CONTAMINATION of the fuel tanks on the Astrid was among the reasons cited for the disaster near Oysterhaven on July 24 2013, a damning report has stated.
The Marine Casualty Investigation Board has concluded that the ship, in its condition on the day, ‘should not have been at sea’. It said that the engines failed as a result of the fuel contamination, leading to the eventual sinking of the sail training vessel, after a major rescue of its 30 passengers off the Cork coast.
The report, issued this week, concludes that the contamination of the fuel tanks was due to ‘human error’ when water was taken on in Brighton, 12 days earlier, and ‘insufficient action’ was taken to remove it, once discovered.
It further concluded that the route taken appeared to have been influenced by the ‘desire’ for photographs of the Gathering event, and the planned route from Oysterhaven to Kinsale was ‘inadequate for a ship to navigate a course within 300m of a lee shore in a Force 6 wind’.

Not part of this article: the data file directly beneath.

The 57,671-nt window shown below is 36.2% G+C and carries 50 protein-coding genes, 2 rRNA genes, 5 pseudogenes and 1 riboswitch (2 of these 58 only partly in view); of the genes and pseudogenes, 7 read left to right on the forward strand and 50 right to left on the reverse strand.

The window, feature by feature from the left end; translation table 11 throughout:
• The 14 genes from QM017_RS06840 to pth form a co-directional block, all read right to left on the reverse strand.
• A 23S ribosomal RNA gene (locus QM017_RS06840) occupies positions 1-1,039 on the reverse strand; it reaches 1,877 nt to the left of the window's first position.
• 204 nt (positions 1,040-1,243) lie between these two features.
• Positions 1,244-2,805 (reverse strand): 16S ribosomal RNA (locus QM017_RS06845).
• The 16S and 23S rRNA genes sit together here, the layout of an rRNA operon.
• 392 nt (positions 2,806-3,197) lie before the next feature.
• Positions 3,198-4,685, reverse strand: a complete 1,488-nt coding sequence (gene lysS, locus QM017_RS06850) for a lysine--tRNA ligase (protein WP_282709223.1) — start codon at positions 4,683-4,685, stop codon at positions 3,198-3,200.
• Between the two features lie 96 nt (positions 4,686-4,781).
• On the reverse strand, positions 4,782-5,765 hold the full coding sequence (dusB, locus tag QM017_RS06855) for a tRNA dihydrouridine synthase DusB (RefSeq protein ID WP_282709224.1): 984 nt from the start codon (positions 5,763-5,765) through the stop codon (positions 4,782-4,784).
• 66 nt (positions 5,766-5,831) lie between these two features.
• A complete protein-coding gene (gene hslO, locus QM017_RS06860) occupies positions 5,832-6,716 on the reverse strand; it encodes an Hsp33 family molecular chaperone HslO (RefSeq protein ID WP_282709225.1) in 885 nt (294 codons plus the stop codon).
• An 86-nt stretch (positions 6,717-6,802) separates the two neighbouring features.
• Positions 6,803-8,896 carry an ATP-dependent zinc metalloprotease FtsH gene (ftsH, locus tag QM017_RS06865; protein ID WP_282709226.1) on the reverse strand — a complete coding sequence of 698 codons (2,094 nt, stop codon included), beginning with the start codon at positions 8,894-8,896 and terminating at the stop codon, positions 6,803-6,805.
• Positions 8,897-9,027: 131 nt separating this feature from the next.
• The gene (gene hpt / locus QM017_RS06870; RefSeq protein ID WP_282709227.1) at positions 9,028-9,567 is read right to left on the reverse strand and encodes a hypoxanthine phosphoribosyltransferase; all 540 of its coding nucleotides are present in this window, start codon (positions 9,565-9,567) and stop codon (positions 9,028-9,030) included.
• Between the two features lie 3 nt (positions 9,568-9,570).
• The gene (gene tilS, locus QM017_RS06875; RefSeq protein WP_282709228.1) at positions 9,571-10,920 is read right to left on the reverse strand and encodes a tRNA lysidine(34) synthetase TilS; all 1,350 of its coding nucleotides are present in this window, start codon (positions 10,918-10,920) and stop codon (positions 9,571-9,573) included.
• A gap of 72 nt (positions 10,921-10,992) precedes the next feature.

Futhermore, an incorrect Mayday message was sent out from the ship, delaying emergency services by ten minutes.
‘The ship was not certified as a passenger ship for either EU or international voyages, nor were the crew appropriately certified, and the ship should not have been at sea,’ the report added.
The authors suggested the Transport Minister should explore mechanisms to ensure ‘that sail training ships entering Irish waters and ports comply with the requirements of the International Conventions and EU Law.’
In what appears to be a reference to that night’s Gathering Cruise event, the report suggests that: ‘Ships engaged in any promotional activities must ensure that the Master has over-riding authority and must not compromise good passage planning or the safety of the ship and persons on-board when engaged in such activities.’